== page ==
Rome Travel Guide

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Tuesday, March 13, 2018

Car-share Roman style - for the adventurous traveler

Driving a car in Rome is one of the more adventurous things a tourist--or for that matter, a Roman--can do.  If you're game, it's easier these days with car-share options.

Rome has long been a frustrating city to get around in.  For a city of its size, public transportation is poor.  Rental car pick-up spots are few, with long lines and often an absence of cars, even when you've reserved one (we write from experience).  Taxis, along with rental cars, are notoriously expensive and some taxi drivers are simply scammers (and mostly right-wingers). They also will not take more than 4 passengers.  So if there are 5 of you (yes, we've experienced this too), you need two taxis or you are out of luck.  Nor can you flag down a taxi as you would, say, in New York City.  To avoid all this hassle, many tourists resort to private car pick-ups to and from the airport--and often apartment hosts arrange them.  If you're thinking scooters, you can rent them, but at your peril (see Bill's post from 2011).  Bicycles?  You can rent them as well, but bike-shares went the way of thieves and vandals in Rome and are no more.  We've done all of these, and experienced all of them, except the bicycle-sharing, which didn't last long.  Nota bene: Uber and other ride-sharing services are illegal.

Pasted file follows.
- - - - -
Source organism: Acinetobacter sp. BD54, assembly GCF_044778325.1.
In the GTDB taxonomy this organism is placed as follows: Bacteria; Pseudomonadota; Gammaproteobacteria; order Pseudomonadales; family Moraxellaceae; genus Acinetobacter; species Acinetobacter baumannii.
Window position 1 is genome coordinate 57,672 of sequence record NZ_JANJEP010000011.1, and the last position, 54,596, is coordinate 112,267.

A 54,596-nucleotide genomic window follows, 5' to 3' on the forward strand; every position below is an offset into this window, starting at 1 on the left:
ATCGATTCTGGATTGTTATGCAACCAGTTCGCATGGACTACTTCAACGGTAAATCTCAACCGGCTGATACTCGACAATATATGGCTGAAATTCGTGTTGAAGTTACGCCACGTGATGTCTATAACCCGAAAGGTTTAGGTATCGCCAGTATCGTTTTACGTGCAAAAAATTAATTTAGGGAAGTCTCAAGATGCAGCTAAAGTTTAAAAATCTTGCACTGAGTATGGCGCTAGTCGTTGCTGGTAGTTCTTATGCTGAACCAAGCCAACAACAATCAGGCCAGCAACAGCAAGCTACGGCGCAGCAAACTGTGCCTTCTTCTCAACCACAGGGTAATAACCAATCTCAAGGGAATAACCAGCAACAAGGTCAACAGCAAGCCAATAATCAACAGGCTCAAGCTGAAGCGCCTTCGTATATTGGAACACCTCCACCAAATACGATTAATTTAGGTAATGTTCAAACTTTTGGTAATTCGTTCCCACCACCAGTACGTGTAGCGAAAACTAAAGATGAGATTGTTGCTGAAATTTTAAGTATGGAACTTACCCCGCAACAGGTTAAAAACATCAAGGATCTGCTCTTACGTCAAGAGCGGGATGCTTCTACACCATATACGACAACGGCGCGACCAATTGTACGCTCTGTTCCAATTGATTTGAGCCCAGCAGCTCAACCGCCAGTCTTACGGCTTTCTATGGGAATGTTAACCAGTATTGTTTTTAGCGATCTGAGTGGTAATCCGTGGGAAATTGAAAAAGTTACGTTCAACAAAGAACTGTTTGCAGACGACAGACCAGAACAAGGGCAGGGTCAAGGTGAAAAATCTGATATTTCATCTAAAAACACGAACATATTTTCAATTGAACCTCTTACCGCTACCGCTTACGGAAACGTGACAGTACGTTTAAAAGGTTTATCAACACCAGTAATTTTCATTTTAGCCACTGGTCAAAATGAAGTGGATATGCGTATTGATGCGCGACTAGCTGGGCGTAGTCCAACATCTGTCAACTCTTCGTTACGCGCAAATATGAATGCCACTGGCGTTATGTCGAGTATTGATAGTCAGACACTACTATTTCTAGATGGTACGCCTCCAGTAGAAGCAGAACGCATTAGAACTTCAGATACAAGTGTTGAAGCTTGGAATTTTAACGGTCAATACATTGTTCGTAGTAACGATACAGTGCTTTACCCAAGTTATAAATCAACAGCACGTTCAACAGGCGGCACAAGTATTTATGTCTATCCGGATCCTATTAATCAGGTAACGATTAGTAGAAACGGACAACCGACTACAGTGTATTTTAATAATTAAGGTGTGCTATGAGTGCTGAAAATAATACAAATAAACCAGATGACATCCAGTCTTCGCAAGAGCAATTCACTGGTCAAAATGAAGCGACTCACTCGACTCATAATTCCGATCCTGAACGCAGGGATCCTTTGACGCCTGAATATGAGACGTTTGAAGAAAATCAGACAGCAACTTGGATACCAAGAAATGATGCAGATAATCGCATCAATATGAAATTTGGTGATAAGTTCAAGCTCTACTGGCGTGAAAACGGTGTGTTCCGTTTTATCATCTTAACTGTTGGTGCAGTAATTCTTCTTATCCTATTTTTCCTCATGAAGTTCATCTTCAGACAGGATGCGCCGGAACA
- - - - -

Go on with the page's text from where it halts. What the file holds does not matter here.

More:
A Car2Go Smart car (parked the regular way)

The introduction of car-sharing solves some of these problems. And introduces adventure.  There are two major car-sharing services in Rome: Car2Go and Enjoy.  Car2Go uses only Smart cars that seat 2 (we did have friends who rented one in Florida and managed to squeeze 4 people in!).  Enjoy uses Fiat 500s and 500Ls, which barely seat 3 and 4, respectively, and will not accommodate much luggage if you are going to/from the airport.  But they are certainly larger than a Smart car, although you can't park them sideways.  A third service is Share'ngo, which uses electric cars (it does appear that their Web site has an English version).
The electric car-share service, Share'Ngo